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Neal Palejwala, Gagan Sawhney, Matthew Raeker, Steven Yeh, Christina J Flaxel; Value of Diagnostic Work-up in the Evaluation of White Dot Syndromes. Invest. Ophthalmol. Vis. Sci. 2014;55(13):5293.
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White dot syndromes are a heterogenous group of disorders affecting the outer retina, retinal pigment epithelium, and choroid. They have many distinctive and shared clinical features and can vary significantly in visual prognosis. Their pathogenesis is not completely known but many infectious and non-infectious etiologies have been proposed. There can be significant variability and overlap in the clinical presentation. Also, masquerade syndromes such as syphilis, sarcoidosis, leukemia/lymphoma can have similar manifestations. Because of the non-specificity of the clinical exam, often times clinicians perform multiple diagnostic tests to confirm and rule-out other diagnoses. In this study, we attempt to evaluate the yield of diagnostics in the work-up of white dot syndromes.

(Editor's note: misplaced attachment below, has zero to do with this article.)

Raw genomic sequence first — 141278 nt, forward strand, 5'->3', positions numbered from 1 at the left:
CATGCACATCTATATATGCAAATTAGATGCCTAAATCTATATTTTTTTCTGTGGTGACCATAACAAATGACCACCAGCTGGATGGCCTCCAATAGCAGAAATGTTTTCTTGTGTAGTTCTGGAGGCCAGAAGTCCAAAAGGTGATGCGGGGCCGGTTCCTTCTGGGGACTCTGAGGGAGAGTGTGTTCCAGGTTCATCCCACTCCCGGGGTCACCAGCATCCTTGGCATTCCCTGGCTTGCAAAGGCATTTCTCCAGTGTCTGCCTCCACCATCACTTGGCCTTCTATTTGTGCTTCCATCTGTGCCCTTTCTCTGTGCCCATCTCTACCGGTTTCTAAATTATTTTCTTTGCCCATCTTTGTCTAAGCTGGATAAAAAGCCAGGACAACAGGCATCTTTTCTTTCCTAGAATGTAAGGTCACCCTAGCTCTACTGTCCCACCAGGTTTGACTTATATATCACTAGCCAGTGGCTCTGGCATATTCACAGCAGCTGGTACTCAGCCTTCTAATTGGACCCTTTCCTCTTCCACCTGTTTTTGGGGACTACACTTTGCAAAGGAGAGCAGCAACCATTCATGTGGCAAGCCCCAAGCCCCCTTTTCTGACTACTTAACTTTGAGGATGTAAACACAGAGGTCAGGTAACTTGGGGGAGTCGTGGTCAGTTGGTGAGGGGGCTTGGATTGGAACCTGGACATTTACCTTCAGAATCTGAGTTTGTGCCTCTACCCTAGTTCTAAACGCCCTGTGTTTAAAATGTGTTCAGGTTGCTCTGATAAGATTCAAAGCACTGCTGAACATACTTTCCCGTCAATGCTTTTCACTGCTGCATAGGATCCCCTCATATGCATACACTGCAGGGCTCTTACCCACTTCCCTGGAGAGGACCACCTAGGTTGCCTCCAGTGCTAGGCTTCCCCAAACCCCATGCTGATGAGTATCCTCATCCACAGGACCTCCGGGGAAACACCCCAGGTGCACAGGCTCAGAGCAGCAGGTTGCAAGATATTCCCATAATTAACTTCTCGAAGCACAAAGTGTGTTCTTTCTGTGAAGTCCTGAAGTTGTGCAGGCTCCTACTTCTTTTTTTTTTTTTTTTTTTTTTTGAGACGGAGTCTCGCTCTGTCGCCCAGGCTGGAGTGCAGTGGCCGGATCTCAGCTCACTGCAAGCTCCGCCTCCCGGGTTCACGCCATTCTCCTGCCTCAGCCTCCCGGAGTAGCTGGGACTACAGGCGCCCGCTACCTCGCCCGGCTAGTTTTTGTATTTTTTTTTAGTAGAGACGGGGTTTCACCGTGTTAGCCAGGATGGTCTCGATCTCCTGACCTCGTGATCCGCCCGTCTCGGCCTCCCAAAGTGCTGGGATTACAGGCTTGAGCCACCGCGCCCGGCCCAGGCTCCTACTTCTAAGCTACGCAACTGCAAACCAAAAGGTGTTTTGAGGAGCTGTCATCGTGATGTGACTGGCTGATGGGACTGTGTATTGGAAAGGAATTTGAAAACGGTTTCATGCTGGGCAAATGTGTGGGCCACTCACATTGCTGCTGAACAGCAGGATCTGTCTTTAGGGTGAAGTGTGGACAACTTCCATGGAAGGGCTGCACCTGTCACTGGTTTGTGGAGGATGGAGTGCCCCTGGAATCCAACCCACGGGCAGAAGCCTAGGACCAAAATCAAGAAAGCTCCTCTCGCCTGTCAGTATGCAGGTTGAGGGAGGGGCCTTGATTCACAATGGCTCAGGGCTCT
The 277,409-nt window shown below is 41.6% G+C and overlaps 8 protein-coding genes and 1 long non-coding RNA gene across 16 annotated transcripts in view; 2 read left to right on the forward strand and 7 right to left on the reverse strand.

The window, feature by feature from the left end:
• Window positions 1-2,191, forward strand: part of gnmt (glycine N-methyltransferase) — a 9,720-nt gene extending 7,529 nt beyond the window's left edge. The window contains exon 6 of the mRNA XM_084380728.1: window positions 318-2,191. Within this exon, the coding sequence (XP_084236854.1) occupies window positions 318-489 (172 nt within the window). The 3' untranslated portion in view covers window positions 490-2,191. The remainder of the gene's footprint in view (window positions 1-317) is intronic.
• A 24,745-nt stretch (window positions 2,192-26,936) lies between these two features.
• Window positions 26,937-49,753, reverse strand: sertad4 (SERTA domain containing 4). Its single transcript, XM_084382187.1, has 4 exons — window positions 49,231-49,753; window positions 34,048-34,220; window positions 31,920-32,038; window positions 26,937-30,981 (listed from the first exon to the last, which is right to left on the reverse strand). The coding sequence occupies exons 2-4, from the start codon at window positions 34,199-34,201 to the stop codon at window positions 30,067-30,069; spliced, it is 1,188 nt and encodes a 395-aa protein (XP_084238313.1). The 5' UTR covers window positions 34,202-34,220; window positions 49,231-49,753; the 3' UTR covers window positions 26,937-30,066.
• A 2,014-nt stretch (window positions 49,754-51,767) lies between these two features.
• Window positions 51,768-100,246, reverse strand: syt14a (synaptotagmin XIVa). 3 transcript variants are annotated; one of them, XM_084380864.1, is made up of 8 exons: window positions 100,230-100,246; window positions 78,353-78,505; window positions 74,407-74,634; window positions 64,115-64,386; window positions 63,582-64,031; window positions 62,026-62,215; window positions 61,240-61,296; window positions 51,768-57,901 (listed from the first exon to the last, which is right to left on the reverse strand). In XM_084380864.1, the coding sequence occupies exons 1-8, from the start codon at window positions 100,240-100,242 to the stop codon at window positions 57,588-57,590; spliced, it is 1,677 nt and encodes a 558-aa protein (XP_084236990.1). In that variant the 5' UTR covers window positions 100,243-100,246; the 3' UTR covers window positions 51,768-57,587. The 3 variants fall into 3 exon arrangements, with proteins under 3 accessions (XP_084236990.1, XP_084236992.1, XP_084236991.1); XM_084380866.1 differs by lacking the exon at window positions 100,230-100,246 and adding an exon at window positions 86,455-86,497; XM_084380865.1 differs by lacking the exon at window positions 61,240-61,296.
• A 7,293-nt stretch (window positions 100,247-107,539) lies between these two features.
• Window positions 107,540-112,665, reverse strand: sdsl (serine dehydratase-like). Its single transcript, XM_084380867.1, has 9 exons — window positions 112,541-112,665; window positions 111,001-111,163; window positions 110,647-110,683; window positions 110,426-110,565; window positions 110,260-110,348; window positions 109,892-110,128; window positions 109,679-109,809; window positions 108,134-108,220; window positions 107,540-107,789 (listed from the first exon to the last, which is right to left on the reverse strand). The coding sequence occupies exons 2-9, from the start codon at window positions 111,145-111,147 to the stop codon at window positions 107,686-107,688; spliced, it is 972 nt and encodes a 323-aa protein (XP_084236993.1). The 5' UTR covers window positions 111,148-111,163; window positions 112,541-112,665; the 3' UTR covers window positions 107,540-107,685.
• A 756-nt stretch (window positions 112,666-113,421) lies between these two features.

This study is a retrospective review of consecutive patients identified with a clinical diagnosis of a white dot syndrome (Acute Posterior Multifocal Placoid Pigment Epitheliopathy, Serpigenous Choroiditis, Multiple Evanescent White Dot Syndrome, Birdshot Choroidopathy, Multifocal choroiditis, Punctate Inner Choroidopathy) at 2 major university centers: Emory Eye Center and Casey Eye Institute. Charts were reviewed for diagnostic testing performed and diagnostic yield was calculated.
Eighty-five patients were identified. Sixty-eight percent were female. The mean age was 44.9 years. A total of 404 laboratory and radiographic tests were performed of which 11.1% had a positive diagnostic yield. An average of 4.5 tests were performed per patient. The most common tests ordered were a complete blood count and metabolic panel. The highest diagnostic yield was found with HLA-A29 DNA typing to confirm the diagnosis of birdshot choriodopathy (yield- 91%). RPR, FTA-ABS, PPD, and ACE were ordered in 52, 45, 44, and 41 patients, respectively. Of these, only 1 patient had a reactive PPD.
Laboratory and radiographic testing for white dot syndromes were of low diagnostic yield with the exception of HLA-A29 testing for birdshot choroidopathy. Although diagnoses such as syphilis, tuberculosis, and sarcoidosis should be considered in these cases, diagnostic testing should be ordered when clinical suspicion is high. Consideration should be given for limited workups for these patients.
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